Physiologist: Career Profile, Employment Outlook, and Educational Requirements

Research what it takes to become a physiologist. Learn about required education, job duties and salary potential to find out if this is the career for you. Schools offering Anatomy & Physiology degrees can also be found in these popular choices.

What Is a Physiologist?

A physiologist is a science professional who studies the chemical and biological processes of living organisms that include plants, animals, and humans. They are trained to understand how the normal functions of living organisms operate and examine any abnormalities that may occur in the process. Physiologists can be employed in a variety of areas. You can find them working in pharmacology, pathology or nursing facilities. The research conducted by a physiologist helps science better understand the complex make-up of organ systems, cells, and tissues in living systems.

The following chart provides an overview of what you need to know about entering this field.

Plant Physiologist Exercise Physiologist Microbiologist
Degree Required Bachelor's degree Bachelor's degree Bachelor's degree
Education Field of Study Botany, plant physiology chemistry Physiology, biology, anatomy Biochemistry, cell biology, microbial physiology, microbiology
Key Responsibilities Research crops to improve yields, develop ways to manage weeds and pests, make recommendations to food developers Develop exercise programs for patients, review patients' medical history, monitor clinical studies Study microorganisms found in humans, plants and animals; write research reports; oversee technicians
Licensure/Certification Some states require licensure for soil scientists; certification is optional Some states require licensure Certification is voluntary
Job Growth (2014-2024) 7% (for all soil and plant scientists)* 11%* 4%*
Median Salary (2015) $60,050* (for all soil and plant scientists)* $47,010* $67,550*

Source: *U.S. Bureau of Labor Statistics

What Would I Do as a Physiologist?

As a physiologist, your tasks would be determined by the particular field you work in, the types of subjects you study and whether you specialize in a specific life function. As a plant physiologist, you'll study functional aspects of plant life, such as growth, development and photosynthesis. If you'd like to study human functionality, you could explore reproduction, movement and circulation as well as the effects diseased cells have on these functions. Your research findings might be used for a variety of purposes, including pharmaceutical development, disease identification and agricultural treatments. In addition to conducting research, you could also serve in other capacities, such as an educator, consultant or healthcare professional.

What Is the Job Outlook?

You can find employment in a wide range of environments that conduct and/or use physiological studies, such as government agencies, universities, military facilities and biochemical companies. The U.S. Bureau of Labor Statistics (BLS) reports that the job opportunities for life, physical and social science occupations was expected to increase 7% between 2014 and 2024 (www.bls.gov). One of the theories behind the anticipated growth includes the increased use of biotechnology in the medical and pharmaceutical industries. The BLS stated that biological scientists earned a median salary of $75,150 in 2015.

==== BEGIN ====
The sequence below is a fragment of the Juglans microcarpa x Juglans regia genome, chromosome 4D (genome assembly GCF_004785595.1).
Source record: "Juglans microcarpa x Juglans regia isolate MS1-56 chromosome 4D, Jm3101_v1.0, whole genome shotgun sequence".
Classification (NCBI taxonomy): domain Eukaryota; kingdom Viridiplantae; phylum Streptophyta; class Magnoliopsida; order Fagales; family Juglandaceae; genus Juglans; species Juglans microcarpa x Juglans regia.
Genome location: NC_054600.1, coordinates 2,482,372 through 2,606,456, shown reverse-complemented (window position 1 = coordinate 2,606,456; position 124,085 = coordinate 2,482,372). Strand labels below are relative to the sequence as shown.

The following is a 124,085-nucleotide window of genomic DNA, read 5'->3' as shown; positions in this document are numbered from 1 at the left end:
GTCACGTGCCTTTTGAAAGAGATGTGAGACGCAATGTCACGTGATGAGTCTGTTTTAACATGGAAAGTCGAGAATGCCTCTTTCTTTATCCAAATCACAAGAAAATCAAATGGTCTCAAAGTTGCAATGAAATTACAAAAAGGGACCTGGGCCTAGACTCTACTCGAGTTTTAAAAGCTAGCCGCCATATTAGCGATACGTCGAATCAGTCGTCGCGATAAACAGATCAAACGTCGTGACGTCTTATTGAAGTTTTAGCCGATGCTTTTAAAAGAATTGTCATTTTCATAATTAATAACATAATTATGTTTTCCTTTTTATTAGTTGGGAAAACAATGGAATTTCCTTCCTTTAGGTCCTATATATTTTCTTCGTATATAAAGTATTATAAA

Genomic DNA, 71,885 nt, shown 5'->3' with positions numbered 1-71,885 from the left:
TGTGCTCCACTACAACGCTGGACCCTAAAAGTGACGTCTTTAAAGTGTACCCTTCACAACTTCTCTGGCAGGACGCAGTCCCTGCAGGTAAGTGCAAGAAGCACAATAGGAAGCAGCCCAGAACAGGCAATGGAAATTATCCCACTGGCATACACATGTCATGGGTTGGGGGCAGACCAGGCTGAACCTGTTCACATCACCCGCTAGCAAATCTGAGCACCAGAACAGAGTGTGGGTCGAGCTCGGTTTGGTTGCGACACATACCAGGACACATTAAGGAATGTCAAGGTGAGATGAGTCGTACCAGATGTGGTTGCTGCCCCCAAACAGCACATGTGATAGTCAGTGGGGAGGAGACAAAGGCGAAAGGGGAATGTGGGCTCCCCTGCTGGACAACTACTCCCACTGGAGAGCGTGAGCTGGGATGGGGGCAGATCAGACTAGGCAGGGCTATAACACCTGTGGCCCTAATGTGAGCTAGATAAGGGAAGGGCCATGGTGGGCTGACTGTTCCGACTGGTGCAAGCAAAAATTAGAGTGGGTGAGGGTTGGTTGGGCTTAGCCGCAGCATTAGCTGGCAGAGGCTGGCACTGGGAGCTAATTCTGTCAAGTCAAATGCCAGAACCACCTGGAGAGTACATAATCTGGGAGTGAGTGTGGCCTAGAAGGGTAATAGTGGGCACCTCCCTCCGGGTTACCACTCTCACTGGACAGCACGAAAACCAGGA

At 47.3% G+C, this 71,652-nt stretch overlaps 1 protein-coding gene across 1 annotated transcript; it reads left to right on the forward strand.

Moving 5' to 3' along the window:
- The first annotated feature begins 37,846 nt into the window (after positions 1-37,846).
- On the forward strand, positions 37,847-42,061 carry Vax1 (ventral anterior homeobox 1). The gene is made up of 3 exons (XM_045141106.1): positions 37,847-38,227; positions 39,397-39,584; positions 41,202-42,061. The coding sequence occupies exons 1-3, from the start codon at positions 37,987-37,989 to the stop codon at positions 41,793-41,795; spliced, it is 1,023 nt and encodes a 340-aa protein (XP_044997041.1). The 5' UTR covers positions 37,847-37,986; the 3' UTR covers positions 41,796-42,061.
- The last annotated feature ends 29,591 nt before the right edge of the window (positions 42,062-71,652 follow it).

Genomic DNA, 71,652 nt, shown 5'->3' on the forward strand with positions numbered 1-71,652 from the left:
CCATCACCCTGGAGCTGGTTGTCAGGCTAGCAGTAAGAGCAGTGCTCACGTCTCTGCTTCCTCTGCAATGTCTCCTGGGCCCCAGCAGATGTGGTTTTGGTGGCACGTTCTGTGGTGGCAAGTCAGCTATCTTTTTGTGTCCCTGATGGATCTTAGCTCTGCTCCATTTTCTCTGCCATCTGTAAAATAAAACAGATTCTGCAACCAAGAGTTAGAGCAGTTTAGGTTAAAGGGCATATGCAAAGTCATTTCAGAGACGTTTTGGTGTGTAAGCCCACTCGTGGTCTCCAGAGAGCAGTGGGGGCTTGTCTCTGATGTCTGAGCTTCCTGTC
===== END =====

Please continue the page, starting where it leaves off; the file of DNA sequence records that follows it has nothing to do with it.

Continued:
What Education Do I Need?

While some job opportunities require a graduate degree, you can qualify for many entry-level positions with a bachelor's degree. Bachelor's degree programs relevant to the field include physiology, biology, botany, microbiology, zoology and other related life science disciplines. Curricula for physiology majors include classroom instruction and laboratory studies in human, plant and animal physiology; cell biology; genetics and biochemistry. Advanced training is available through master's and doctoral degree programs in physiology and related concentrations, which could prepare you to conduct independent research projects, teach at the postsecondary level or advance into a management role.

Will I Need a License or Certification?

In a research position, you generally won't need to obtain a license. However, if you work in a healthcare-related job, such as a doctor or nurse, you'll need to meet specific eligibility requirements of your state for licensure. Some states also regulate clinical exercise physiologists, who offer physical rehabilitative services through exercise. If you're interested in this field, some employers prefer or require certification, regardless of whether licensure is mandated. You can earn certification through professional trade organizations, such as the American Society of Exercise Physiologists.

What Are Some Related Alternative Careers?

Careers that are closely associated with physiologists are agricultural and food scientists. Agricultural and food scientists can work in many different areas ranging from scientific research to development. They can be involved in field work, which may include studying the growth of farm animals or collecting scientific data in a research laboratory. They are often involved in the creation of new food products and seek new ways to process or deliver these new food discoveries. Not only do they need superb research skills, but they also must have excellent communication skills to reveal their findings to the scientific community and the general public.

You could also stay in this field by becoming an agricultural and food science technician. These professionals work alongside agricultural and food scientists. They need to possess analytical skills to measure and analyze the integrity of food and agricultural products. Agricultural and food science technicians work in a variety of environments, which can include farms and ranches, scientific laboratories, greenhouses, and processing plants.

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